p and up they go, America's twin pillars of profligacy: The $1.3 trillion annual federal deficit and the $15.7 trillion total national debt. The numbers, so massive that they are nearly incomprehensible, grow ever larger while politicians in Washington blame each other for the mess.
It's about to get messier. Because Republicans and Democrats can't agree on how to soak up this ocean of red ink, automatic tax hikes and spending cuts — enormous and indiscriminate — are scheduled to rock the economy starting in January 2013. There's still time to avoid this meat cleaver approach, but that would necessitate both sides sitting down and having a thoughtful, civil discussion, which seems too much to ask for. Thus, the ax man cometh.
What's scheduled to happen, and what will it mean for the wobbly U.S. economy? Let's have a look:
Up and up they go, America's twin pillars of profligacy.
Last summer, Congress and President Obama agreed to cut $1 trillion in spending and asked a badly-named "super committee" to come up with another $1.2 trillion by Thanksgiving. If they failed, then the $1.2 trillion would automatically be slashed beginning in January 2013, with sacred cows on both sides (defense and entitlements) getting whacked. Both sides would give something up, which seemed fair. But Republicans are trying to dodge the defense cuts, warning of job losses across all 50 states and most Congressional districts. (This is one reason why wily defense contractors sprinkle jobs around the nation, by the way.)
Already-enacted spending cuts, of course, are already taking a toll on the economy. In the first quarter of 2012, federal spending pulled back 5.6 percent on an annual basis (a big chunk of that from defense), and state and local government spending was reduced 1.2 percent. Many economists partially blame the slowdown in first-quarter GDP on this belt-tightening.
As for taxes: The media seems focused on President Obama's targeting of high-income earners, but if you're a regular Joe, you're going to feel it come January as well. For the past two years, you've been keeping an extra 2 percent in your paycheck thanks to a temporary break on Social Security taxes. But this goes away on New Year's Day. To make up for those lost Social Security funds, by the way, Congress has just been taking from the Treasury — which means the tax cut you've enjoyed has been fueling the deficit.
But most of the tax hikes are aimed at what President Obama (playing the populist in this election year) calls the "haves" — those upper-income earners who he thinks aren't sending enough to the Treasury.
Obama went along with Republicans in extending the Bush tax cuts two years ago, but now says never again. If Congress does nothing, tax rates on high-income earners will automatically rise from the current 35 percent rate to 39.6 percent. Republicans think this would be a disaster, but these were the same rates we had during the boom years of the Clinton-era. Hardly a disaster. The Treasury Department thinks this would bring in an extra $442 billon over the next decade.
And remember, the 39.6 percent rate for high earners might climb even higher if other tax breaks they now enjoy are phased out, as Obama proposes. This would bring in $165 billion over the next 10 years.
Obama also wants to end a Bush-era break on investment income by raising the tax rate on capital gains to 20 percent from 15. He also wants to tax dividends — currently 15 percent — at 39.6 percent. Republicans blast this as class warfare, since the upper-income crowd receives the vast majority of gains from investments. The Treasury thinks these two tax hikes would generate some $242 billion over 10 years.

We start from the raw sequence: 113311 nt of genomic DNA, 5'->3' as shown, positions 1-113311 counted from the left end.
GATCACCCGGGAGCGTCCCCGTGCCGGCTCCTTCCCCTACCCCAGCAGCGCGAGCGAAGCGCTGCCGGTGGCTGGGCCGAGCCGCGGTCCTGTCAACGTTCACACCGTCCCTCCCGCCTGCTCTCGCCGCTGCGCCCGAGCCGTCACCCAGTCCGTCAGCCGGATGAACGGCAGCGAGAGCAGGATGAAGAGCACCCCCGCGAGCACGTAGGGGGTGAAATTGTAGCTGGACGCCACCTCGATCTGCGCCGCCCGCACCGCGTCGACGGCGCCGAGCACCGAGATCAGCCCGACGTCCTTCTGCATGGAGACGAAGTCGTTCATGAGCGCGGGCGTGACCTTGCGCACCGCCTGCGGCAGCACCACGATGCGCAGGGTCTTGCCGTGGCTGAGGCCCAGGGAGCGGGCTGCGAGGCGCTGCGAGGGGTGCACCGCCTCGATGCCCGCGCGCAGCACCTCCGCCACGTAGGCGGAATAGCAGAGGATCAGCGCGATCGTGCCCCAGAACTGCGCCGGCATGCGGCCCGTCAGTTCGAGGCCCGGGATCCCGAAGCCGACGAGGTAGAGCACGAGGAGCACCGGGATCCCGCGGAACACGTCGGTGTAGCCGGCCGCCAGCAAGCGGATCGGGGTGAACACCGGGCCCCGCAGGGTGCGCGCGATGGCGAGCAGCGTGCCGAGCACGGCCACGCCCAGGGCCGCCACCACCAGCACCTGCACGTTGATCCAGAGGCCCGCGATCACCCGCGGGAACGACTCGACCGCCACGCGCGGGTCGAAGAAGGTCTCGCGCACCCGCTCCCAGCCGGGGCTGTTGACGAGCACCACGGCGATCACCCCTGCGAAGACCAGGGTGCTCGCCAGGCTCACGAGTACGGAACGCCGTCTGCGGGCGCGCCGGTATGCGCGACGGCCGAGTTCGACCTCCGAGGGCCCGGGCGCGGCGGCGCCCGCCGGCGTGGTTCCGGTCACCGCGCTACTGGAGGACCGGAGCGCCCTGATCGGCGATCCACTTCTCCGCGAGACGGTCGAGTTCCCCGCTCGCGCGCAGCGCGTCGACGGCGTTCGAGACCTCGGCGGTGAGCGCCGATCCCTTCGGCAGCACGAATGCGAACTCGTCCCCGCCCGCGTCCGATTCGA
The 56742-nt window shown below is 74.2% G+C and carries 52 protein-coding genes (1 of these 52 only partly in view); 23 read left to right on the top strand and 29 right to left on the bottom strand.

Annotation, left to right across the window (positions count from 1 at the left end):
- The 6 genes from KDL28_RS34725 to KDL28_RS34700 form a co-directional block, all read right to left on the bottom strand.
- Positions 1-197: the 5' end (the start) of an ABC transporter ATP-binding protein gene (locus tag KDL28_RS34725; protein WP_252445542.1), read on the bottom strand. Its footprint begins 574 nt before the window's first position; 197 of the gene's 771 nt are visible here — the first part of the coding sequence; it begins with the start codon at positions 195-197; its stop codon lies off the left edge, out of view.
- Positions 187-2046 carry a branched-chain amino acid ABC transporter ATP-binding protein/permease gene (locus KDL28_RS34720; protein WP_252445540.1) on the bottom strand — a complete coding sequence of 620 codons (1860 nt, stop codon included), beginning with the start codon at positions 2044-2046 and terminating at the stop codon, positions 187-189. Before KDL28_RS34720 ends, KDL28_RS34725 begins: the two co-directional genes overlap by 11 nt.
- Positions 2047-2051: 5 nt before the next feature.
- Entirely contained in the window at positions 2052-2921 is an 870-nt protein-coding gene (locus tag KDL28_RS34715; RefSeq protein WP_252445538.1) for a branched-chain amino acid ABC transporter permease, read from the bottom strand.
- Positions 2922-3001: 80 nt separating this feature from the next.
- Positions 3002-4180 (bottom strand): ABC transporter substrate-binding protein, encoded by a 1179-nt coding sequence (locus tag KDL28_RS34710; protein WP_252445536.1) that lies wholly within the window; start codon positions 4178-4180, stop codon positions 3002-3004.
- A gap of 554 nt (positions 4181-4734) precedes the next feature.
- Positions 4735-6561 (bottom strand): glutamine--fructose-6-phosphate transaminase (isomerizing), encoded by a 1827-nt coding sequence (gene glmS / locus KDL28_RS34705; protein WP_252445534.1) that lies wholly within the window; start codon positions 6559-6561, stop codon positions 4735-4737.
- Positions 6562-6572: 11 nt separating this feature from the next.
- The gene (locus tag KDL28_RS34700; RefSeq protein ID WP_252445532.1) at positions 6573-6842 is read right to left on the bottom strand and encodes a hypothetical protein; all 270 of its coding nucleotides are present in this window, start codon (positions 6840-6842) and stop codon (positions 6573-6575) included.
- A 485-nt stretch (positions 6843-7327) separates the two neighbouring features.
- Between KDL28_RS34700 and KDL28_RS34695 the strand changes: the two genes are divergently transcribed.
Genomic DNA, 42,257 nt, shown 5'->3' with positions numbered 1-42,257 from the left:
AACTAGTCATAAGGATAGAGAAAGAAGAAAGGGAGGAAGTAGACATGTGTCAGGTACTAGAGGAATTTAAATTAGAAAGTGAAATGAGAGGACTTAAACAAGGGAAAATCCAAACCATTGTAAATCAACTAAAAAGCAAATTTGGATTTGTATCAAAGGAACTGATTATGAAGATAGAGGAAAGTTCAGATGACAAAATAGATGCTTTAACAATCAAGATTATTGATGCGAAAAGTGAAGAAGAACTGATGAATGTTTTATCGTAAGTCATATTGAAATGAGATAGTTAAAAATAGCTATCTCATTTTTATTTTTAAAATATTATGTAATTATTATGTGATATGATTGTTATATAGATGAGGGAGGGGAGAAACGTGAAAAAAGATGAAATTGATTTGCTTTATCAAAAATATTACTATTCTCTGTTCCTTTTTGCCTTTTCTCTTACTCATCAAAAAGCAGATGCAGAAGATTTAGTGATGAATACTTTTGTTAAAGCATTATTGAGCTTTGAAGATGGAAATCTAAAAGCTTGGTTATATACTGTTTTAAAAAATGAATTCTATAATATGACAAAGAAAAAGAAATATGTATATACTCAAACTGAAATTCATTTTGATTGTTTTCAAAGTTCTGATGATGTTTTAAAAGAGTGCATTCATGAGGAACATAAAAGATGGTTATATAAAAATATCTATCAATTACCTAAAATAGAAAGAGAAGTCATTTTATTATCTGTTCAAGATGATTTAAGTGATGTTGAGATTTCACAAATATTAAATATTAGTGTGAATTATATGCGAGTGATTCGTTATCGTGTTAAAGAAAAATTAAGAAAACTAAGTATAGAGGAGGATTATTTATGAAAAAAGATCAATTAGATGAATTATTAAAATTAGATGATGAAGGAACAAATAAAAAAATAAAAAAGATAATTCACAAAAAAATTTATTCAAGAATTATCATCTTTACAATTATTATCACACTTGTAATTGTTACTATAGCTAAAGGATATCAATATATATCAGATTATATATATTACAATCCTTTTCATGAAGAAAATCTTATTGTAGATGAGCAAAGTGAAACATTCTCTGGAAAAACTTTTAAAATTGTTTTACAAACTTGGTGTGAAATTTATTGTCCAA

The president also wants to limit a wide swath of deductions for individuals earning more than $200,000 a year. This could be the biggest honeypot of all: A whopping $584 billion over the next decade.
Add all the Treasury Department's estimates up and it comes to an extra $1.4 trillion over a decade. That's enough to erase the deficit. But the president's budget proposes to keep spending levels, relative to the size of the economy, about where they are today. That level of spending means the debt ceiling will probably have to be raised again next year. And the battle lines are already drawn. Last week, over a lunch of sub sandwiches, Obama told House Speaker John Boehner that he wants a "clean" lifting of the debt ceiling — in other words, no strings attached. Boehner's response: Forget it.
"As long as I'm around here, I'm not going to allow a debt-ceiling increase without doing something serious about the debt," Boehner replied, according to a summary, provided by his office, of the meeting.
So Obama won't cut spending like the Republicans want, and the Republicans won't raise taxes on the wealthy like Obama (and most Americans) want. Another nasty showdown is looming, like the one last summer that resulted in a humiliating downgrade of the government's long-term credit rating. But this one has many more moving parts. There are also disagreements over whether to extend unemployment insurance that need to be resolved, for example.
Here's the odd part: Both sides are so afraid of January's automatic cuts (especially Republican fears about what this could do to defense) that they're beginning to talk deal. Of course, both are waiting to see whether their hands will be strengthened in November. Assuming Democrats hang onto the Senate and Republicans the House, an Obama win would likely make Republicans more willing to go along with tax hikes (Iowa's GOP Sen. Charles Grassley is already urging fellow GOPers to okay some tax increases). On the other hand, a Romney win in November would strengthen the GOP's hand and make them even less willing to raise taxes than they are now. If that's even possible.
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